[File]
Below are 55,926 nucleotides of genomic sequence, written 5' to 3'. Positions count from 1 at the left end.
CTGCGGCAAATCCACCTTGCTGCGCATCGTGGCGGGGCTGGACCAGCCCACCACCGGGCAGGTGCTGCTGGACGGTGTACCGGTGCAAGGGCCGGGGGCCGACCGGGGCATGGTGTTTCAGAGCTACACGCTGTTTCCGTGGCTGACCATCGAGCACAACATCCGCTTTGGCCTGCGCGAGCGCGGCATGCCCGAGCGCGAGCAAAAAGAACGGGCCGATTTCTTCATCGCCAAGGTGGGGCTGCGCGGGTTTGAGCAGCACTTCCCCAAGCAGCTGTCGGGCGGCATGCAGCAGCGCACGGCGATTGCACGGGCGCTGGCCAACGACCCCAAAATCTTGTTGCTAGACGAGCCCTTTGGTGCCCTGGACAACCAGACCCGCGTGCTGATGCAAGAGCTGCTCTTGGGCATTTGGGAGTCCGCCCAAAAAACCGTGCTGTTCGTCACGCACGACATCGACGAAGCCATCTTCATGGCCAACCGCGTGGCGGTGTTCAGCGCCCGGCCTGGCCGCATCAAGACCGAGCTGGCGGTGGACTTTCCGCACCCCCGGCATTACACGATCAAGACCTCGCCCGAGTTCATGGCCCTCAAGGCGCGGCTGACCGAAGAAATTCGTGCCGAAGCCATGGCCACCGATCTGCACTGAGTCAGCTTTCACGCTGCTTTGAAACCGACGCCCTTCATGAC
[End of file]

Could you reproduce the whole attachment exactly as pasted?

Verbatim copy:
Below are 55,926 nucleotides of genomic sequence, written 5' to 3'. Positions count from 1 at the left end.
CTGCGGCAAATCCACCTTGCTGCGCATCGTGGCGGGGCTGGACCAGCCCACCACCGGGCAGGTGCTGCTGGACGGTGTACCGGTGCAAGGGCCGGGGGCCGACCGGGGCATGGTGTTTCAGAGCTACACGCTGTTTCCGTGGCTGACCATCGAGCACAACATCCGCTTTGGCCTGCGCGAGCGCGGCATGCCCGAGCGCGAGCAAAAAGAACGGGCCGATTTCTTCATCGCCAAGGTGGGGCTGCGCGGGTTTGAGCAGCACTTCCCCAAGCAGCTGTCGGGCGGCATGCAGCAGCGCACGGCGATTGCACGGGCGCTGGCCAACGACCCCAAAATCTTGTTGCTAGACGAGCCCTTTGGTGCCCTGGACAACCAGACCCGCGTGCTGATGCAAGAGCTGCTCTTGGGCATTTGGGAGTCCGCCCAAAAAACCGTGCTGTTCGTCACGCACGACATCGACGAAGCCATCTTCATGGCCAACCGCGTGGCGGTGTTCAGCGCCCGGCCTGGCCGCATCAAGACCGAGCTGGCGGTGGACTTTCCGCACCCCCGGCATTACACGATCAAGACCTCGCCCGAGTTCATGGCCCTCAAGGCGCGGCTGACCGAAGAAATTCGTGCCGAAGCCATGGCCACCGATCTGCACTGAGTCAGCTTTCACGCTGCTTTGAAACCGACGCCCTTCATGAC